Fan Bingbing’s punishment serves as a chilling deterrent for others
The harsh financial penalties imposed on the top mainland actress for tax evasion assures the public that there is not one rule for the rich and famous, and another for the rest
Many entertainment industry personalities and agents have good reason to reflect deeply on the harsh financial penalties imposed on top-earning mainland actress Fan Bingbing over tax evasion. After all, she was far from the only one to have used so-called yin-yang contracts for her acting engagements – one setting out the real agreed payment terms and a second showing a lower figure for the authorities. It has been a common tax dodge. But this did not spare her severe punishment as an example to others, or “killing the chicken to scare the monkey”, to quote the Chinese idiom.
After disappearing from public view for more than three months during an investigation, she has emerged from a form of secret residential detention with a promise to pay a staggering bill of nearly 884 million yuan (US$129 million) for unpaid taxes and fines. As a tax-evasion first offender, she is fortunate that if she keeps a promise to pay up promptly she will not face criminal charges and the prospect of jail. Nonetheless the authorities have made her pay a heavy personal price to achieve a chilling deterrent effect on others.
It is not that long ago, when China was promoting culture as an instrument of soft power, that Fan and many other stars were considered to project a positive image. What is to become of her now? Hopefully, a precedent is to be found in the case of an equally famous entertainer who became entangled in a tax probe 16 years ago. Liu Xiaoqing, a big-name actress and savvy businesswoman, was jailed for a year. She emerged to reclaim her superstar status and continue her career. In a contrite public apology posted on Weibo, where she has 62 million followers, Fan spoke of her shame. We trust she can put a difficult time behind her and find her feet again as a very good actress.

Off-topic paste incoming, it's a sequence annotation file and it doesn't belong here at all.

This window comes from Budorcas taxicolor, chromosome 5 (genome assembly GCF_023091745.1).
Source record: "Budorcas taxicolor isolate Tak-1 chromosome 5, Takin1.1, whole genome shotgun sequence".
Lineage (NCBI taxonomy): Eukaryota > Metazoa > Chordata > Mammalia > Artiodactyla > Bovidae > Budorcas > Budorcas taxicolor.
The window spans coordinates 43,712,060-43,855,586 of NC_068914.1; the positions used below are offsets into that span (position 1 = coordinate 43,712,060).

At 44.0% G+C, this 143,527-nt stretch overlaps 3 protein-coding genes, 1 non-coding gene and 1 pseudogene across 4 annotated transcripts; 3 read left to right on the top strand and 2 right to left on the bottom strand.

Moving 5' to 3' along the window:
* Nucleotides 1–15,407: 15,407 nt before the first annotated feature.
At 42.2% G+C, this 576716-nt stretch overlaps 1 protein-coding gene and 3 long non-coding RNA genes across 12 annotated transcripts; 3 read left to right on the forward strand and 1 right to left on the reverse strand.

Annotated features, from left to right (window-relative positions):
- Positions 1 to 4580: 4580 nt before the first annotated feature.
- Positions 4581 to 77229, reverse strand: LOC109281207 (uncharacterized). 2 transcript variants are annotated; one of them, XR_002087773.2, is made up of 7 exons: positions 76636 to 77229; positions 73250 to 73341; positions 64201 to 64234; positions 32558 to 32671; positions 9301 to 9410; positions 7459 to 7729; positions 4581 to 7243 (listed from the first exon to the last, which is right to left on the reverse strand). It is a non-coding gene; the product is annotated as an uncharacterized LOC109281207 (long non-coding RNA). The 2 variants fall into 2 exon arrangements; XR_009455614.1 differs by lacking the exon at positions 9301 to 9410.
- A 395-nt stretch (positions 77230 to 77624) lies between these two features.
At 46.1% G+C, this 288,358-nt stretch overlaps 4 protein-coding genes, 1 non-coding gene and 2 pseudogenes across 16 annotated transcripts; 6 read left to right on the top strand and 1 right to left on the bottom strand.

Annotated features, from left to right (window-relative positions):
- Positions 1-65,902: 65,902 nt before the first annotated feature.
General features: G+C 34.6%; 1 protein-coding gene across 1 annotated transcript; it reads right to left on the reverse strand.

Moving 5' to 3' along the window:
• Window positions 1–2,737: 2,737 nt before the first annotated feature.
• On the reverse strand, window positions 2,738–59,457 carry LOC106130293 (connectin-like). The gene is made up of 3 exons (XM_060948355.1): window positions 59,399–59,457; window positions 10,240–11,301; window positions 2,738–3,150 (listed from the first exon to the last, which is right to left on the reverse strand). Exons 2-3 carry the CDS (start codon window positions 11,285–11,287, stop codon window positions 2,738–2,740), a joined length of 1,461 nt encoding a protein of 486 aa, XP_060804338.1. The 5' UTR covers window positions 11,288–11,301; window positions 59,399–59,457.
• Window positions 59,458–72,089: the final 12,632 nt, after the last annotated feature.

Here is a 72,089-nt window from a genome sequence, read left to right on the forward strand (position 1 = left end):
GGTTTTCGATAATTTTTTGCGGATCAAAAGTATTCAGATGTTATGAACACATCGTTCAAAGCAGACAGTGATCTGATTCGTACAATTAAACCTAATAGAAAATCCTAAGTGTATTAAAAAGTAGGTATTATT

The case raises the wider issue of the complex and comparatively onerous mainland tax system. The government is looking into tax reform but until meaningful changes are effected everyone must abide by the law as it stands. Fan may have deserved the punishment, but the deterrent effect may fall indiscriminately. The question is how to avoid collateral damage to the entertainment and cultural industries in China. This could affect the growing number of Hong Kong artists who are going north to explore countless opportunities at the provincial and municipal level. One answer to the question is tax reform to reduce the incentive for risky minimisation.
The warning to other celebrities implicit in Fan’s punishment has been amplified in a crackdown by the tax authorities, who say individuals and companies who declare and pay back taxes by the end of the year will escape penalties. Most important is that it amounts to a credible assurance to the public that there is not one rule for the rich and famous, and another for the rest.